1) Anti-prostitution laws. There is a persistent demand in any society for prostitution. Anti-prostitution laws, by squelching the supply, channel that demand straight into the trafficking industry; demand which would otherwise be met by voluntary prostitutes.
But would things really look any different with legal prostitution? We can ask the people who benefit directly from it’s prohibition: pimps and escorts.
The interest of the pimp is easy enough to see. There’s a political idea called “Bootleggers and Baptists” – in our case, perhaps, Pimps and Preachers. the pimp has as much of an interest in keeping prostitution illegal as any moralizer. Already operating below the law, he can exercise major exploitative and coercive power over his prostitutes, and he can also command a risk premium from clients for the threat of law enforcement. In short, the harder such laws are enforced, the more profitable his job becomes.
Escorts, on the other hand – high-class, self-employed prostitutes who generally cater to the wealthy – are perhaps more sympathetic than pimps, but their interests are essentially the same with respect to the law. As with the pimp, anti-prostitution laws keep the field of competition relatively clear for the escort, allowing them to reap huge profits. But the escort market also gives us a glimpse into how humane the market might be if it weren’t subject to prohibition. Escorts are in their job voluntarily. As recounted in Super Freakonomics, many truly enjoy sex. They can be choosy as to their clients, and abuse is almost unheard of.
Anti-prostitution laws bifurcate the profession into high-class escorts and abused street prostitutes. The very reason the latter are abused is because they have little legal protection. The former avoid it by dealing with the wealthy, who have much to lose. Without such laws, and with legal recourse for abuse, the power (and likely the role, in many places) of the pimp will be virtually nullified, and the humaneness of the escort industry will extend itself even to the less classy prostitutes. Abusive pimps must remain underground. But without such laws, there is no advantage to remaining underground. Underground and abusive operations will simply be competed out of business by legally legitimate services. The gap in the labor market is filled, and all of a sudden there’s no place for sex traffickers.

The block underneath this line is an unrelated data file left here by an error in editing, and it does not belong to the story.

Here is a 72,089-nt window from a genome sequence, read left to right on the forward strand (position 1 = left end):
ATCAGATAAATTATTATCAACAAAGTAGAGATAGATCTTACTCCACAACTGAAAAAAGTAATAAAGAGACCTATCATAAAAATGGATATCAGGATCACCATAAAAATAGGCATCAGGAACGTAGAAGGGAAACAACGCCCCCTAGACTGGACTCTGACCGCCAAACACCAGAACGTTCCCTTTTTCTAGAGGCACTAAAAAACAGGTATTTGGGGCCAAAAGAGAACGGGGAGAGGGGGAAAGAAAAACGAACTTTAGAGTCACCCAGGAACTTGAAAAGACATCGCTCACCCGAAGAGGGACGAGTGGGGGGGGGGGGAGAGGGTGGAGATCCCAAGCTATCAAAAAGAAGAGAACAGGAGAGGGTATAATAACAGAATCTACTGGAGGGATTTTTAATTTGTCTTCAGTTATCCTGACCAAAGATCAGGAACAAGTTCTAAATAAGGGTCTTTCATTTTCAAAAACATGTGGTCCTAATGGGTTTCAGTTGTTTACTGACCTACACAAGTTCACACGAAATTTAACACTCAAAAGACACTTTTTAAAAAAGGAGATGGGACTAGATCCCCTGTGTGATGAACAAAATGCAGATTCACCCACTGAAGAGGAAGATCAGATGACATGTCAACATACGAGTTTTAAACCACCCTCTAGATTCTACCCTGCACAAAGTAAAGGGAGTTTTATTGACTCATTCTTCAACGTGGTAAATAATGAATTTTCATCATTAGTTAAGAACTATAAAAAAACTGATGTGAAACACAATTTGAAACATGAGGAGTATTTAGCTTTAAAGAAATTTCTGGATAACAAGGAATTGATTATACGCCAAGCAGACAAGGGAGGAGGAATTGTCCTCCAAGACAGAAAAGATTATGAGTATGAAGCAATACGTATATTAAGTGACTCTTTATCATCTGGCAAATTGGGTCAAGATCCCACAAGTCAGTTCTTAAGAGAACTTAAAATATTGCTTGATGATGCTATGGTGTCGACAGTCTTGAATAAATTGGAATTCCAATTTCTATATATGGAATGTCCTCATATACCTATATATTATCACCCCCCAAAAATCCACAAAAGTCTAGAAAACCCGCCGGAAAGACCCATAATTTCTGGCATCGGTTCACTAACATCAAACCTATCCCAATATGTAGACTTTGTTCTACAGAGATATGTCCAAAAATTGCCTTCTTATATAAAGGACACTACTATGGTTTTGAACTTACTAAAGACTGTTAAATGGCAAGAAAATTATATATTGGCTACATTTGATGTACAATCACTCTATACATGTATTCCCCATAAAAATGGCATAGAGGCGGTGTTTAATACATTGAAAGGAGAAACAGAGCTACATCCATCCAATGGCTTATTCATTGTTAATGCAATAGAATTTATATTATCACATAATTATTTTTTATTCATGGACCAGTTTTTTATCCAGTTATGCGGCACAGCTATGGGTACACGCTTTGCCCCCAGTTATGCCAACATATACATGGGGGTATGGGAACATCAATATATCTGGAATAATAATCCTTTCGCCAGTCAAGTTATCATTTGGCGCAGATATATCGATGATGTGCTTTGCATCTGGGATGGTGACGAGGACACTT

2) Minimum Wage Laws make it illegal to employ anyone below a certain wage. Predictably, employers don’t raise wages; they simply lay off anyone less productive than the minimum wage. It’s no longer profitable to keep them employed. Yet despite mounds of evidence that minimum wage laws hurt the poor, it’s a policy which enjoys wide support.
Unfortunately, the damage doesn’t end at hurting the poor. The things which were produced at minimum wage are now more expensive to produce, and given competition and demand, employers can’t necessarily afford to pass that on to consumers. Those at the margin can’t afford not to, either. Like anti-prostitution laws, minimum wage laws fail to evaporate the demand for cheap labor; they simply drive it underground.
In fact, the similarities run deep between the two. Both make it illegal to hire certain kinds of labor: the former prostitutes; the latter relatively unproductive people. Both primarily hurt the already disadvantaged, and both create gaps filled primarily by trafficking. Low-wage employer-employee relationships which would otherwise be voluntary, dignified, and legal are forced underground, where these workers can be trafficked and forced to work involuntarily.